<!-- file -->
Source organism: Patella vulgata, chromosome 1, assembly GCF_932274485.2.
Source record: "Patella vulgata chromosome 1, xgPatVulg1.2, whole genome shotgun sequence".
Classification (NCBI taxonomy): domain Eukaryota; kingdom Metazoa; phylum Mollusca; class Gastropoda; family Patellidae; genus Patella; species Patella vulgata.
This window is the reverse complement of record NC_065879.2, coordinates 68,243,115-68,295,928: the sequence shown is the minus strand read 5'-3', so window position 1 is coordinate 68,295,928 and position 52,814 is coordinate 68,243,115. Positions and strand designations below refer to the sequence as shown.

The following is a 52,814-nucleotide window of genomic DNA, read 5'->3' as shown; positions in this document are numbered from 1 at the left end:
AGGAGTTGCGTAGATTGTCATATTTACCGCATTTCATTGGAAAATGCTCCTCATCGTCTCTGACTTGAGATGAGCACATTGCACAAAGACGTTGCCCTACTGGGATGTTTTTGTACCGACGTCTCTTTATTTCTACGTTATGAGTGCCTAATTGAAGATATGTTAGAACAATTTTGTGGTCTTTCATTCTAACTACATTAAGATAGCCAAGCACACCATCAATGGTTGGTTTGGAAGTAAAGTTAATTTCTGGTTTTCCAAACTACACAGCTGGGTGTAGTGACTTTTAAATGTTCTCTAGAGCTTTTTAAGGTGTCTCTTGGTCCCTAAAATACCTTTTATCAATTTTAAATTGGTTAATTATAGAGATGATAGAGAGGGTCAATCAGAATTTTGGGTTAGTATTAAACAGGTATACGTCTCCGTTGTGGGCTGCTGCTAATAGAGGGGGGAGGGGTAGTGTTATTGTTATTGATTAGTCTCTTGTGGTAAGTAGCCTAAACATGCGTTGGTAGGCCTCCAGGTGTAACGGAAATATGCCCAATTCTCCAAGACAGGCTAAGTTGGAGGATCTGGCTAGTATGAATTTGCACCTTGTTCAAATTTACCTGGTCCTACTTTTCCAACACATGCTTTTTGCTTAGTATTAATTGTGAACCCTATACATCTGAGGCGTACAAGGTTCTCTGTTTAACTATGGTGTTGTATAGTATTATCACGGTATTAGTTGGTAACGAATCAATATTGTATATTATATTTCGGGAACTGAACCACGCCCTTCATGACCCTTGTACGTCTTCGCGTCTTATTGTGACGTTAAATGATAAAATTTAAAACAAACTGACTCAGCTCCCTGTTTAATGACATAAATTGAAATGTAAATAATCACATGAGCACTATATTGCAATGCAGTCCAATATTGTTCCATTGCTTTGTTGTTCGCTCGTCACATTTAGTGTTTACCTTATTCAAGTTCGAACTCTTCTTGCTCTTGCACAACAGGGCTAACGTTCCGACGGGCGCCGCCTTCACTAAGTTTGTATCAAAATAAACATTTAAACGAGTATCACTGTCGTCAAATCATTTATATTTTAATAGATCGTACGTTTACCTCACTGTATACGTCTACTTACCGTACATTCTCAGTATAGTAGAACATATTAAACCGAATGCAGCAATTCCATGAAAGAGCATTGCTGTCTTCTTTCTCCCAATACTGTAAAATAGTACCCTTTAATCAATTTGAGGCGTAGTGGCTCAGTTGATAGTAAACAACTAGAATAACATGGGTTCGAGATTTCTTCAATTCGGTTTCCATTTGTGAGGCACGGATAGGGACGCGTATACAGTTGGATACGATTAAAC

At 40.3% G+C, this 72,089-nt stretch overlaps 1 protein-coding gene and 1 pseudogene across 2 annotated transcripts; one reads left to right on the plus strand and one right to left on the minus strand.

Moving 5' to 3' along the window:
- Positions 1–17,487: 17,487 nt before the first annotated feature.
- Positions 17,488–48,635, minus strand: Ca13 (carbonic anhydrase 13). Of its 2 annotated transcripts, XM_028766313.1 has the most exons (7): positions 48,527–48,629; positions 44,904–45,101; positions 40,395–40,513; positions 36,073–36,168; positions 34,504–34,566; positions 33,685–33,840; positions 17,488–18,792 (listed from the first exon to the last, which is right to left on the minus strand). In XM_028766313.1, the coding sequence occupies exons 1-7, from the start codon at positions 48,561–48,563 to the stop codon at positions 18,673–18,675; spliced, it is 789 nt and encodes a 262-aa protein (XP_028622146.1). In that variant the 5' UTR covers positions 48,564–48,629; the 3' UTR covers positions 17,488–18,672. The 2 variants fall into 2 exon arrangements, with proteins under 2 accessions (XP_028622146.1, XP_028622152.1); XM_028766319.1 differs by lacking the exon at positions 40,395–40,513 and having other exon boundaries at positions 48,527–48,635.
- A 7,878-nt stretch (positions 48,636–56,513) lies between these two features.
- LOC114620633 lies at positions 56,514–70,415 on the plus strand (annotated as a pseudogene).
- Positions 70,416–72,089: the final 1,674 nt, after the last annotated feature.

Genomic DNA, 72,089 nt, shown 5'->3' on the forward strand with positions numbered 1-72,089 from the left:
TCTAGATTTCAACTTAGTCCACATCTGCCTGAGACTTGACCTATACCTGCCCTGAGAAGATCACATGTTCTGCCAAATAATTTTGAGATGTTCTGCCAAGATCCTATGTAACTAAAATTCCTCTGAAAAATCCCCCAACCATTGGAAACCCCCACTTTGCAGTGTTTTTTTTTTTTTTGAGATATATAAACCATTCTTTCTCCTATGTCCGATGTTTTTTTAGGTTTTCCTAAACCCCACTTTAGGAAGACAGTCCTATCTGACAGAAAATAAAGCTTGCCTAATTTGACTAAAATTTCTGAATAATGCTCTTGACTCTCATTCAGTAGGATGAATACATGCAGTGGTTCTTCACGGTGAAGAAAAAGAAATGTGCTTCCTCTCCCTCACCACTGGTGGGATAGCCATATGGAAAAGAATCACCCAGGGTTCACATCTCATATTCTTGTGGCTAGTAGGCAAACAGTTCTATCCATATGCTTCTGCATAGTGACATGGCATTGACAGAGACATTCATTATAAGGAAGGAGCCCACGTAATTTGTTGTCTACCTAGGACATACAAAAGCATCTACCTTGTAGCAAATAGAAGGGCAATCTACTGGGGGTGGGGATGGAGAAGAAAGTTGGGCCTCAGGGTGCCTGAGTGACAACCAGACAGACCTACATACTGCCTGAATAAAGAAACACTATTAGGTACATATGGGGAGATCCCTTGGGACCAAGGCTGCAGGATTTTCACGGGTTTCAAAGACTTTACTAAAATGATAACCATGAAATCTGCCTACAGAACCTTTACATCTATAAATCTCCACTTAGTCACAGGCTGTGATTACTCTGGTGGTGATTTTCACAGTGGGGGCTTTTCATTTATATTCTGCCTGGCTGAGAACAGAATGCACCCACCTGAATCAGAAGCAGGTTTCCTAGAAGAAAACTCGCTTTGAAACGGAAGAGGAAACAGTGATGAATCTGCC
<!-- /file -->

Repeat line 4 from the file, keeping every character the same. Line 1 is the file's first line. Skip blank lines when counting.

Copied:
This window is the reverse complement of record NC_065879.2, coordinates 68,243,115-68,295,928: the sequence shown is the minus strand read 5'-3', so window position 1 is coordinate 68,295,928 and position 52,814 is coordinate 68,243,115. Positions and strand designations below refer to the sequence as shown.